An employer’s role here is driven by how it communicates. Remember, you set the tone from the top down regarding the look, feel and intensity of your workplace. And many organizations struggle in this area. For instance, a 2014 survey from PR firm Weber Shandwick found that a mere 17% of employees highly rate communications from leadership.

Without clear information, motivation and inspiration from you, a work environment can turn tense and reactive. One way to prevent this — or alleviate it, if necessary — is to promote an “open door” policy with management. Let staff know that there’s never a wrong time to ask questions or raise concerns. Provide employees with regular, face-to-face opportunities to communicate with their respective managers. Also, remind them of other avenues to communicate (such as phone calls, voice mails, emails and instant messaging).

But don’t just leave the door open and hope to hear from staff. Seek feedback proactively. Train managers to take a varied approach to soliciting staff opinions on important matters. Naturally, they should ask for it in meetings. But a manager can also contact an employee via email or even in a random, one-on-one hallway or break room conversation.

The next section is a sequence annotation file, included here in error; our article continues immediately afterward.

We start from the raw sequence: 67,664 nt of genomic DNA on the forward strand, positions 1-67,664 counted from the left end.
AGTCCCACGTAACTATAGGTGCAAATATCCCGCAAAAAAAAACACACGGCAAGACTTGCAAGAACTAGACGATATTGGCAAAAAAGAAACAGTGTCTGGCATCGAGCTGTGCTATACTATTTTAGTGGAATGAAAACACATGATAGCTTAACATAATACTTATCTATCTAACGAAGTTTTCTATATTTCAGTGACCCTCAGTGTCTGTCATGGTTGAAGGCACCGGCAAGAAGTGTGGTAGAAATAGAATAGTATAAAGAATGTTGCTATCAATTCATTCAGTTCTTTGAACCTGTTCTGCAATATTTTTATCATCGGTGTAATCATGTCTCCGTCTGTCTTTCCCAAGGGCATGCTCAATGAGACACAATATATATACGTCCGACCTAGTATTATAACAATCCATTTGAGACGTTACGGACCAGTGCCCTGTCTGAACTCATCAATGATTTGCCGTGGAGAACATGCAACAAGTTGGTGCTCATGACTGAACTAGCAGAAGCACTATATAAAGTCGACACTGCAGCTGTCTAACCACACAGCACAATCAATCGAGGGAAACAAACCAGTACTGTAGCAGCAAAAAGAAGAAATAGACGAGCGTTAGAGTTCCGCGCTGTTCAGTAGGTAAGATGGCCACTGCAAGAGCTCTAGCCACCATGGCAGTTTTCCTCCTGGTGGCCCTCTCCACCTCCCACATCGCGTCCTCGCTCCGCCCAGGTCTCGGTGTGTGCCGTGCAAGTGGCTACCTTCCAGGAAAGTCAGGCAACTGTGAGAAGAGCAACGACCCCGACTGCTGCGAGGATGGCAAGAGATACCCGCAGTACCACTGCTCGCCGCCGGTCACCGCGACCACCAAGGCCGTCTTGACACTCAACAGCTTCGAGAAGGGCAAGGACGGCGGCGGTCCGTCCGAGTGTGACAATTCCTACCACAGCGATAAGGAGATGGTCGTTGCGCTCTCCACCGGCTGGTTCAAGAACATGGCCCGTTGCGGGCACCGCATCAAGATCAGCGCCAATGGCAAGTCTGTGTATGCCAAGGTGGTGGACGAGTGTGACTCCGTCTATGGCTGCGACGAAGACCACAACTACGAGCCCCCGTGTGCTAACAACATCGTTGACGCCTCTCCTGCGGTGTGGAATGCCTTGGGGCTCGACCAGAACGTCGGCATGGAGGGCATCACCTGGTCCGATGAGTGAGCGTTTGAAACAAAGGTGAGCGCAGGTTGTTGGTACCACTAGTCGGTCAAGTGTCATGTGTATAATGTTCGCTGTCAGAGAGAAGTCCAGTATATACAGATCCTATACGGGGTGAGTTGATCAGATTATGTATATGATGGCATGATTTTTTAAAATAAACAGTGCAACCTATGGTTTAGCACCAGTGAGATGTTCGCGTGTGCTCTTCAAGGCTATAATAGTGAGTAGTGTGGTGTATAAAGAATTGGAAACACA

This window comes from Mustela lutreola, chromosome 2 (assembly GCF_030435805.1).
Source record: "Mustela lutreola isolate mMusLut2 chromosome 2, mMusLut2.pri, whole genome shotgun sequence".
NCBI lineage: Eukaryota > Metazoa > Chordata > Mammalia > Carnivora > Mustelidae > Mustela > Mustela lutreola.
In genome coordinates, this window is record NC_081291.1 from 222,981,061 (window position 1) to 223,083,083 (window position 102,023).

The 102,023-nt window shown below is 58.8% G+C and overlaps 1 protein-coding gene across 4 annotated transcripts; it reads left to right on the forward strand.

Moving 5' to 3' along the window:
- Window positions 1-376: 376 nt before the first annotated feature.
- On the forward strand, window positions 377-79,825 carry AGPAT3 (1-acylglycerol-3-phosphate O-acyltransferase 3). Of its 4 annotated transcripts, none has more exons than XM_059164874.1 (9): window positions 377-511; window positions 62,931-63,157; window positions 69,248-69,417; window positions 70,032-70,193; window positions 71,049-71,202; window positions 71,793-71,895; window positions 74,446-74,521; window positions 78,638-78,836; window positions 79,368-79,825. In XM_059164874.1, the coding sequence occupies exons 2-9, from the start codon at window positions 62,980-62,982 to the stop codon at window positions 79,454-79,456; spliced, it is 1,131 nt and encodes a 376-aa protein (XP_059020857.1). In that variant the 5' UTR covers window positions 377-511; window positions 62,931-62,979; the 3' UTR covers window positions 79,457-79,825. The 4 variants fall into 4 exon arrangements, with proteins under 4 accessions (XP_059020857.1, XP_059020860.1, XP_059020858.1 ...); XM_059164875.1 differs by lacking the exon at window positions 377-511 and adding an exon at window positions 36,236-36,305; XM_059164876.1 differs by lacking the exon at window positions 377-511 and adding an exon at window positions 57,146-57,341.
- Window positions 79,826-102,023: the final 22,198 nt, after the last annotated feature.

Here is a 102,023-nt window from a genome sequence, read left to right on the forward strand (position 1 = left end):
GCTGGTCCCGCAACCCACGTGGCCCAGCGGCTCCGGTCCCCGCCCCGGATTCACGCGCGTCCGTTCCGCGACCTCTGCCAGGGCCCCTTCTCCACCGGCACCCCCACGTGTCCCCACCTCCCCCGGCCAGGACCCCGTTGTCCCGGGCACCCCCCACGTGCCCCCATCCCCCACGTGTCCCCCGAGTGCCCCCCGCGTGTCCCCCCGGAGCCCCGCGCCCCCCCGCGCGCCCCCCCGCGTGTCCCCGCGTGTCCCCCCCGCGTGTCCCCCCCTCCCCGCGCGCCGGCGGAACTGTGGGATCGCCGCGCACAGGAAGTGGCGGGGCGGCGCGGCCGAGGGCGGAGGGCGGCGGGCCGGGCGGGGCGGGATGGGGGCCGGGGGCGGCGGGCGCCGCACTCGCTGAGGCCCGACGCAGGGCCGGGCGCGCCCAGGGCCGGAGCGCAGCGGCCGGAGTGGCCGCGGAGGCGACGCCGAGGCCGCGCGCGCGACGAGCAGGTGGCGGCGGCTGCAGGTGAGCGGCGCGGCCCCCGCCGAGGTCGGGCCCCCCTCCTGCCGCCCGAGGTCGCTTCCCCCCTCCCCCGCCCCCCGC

Encourage professional development                                                

Let’s put it bluntly: A workplace full of employees going nowhere isn’t likely to be a vibrant, positive work environment. So another thing you can do to brighten and bolster the atmosphere at your organization is to keep everyone moving forward professionally.

This is a particularly important point with Millennials, who are making up more and more of the national workforce. A 2015 survey by consultancy Deloitte found that over 67% of Millennials believe it’s management’s job to provide accelerated professional development opportunities. And these workers tend to tie this issue with whether or not they want to stick with an employer.

The good news, and perhaps a bit of a challenge, is that there’s a multitude of ways to offer strong professional development. You can offer on-the-job training — or formalize your training program if you’ve been taking an ad hoc approach. You could also reimburse employees for completing external continued education and training courses. And, of course, you’ve got to establish clear performance objectives and ways of measuring these goals. The trick is picking the right professional development approaches for your organization’s specific needs, as well as tailoring and executing the right performance evaluation system.

Last, never underestimate the power of the internal promotion. When employees see a co-worker move up the organizational chart, they’re generally inspired and encouraged to do the same. This can translate directly and immediately to a better, happier work environment.

Wield your power

Whether your organization’s work environment seems out of control or perhaps not exuberant enough, you have the power to improve it. Please contact us at Performance Dimensions Group for help refining your performance evaluation system, improving employee engagement and culture, and developing leadership that will oversee a bright and productive workplace.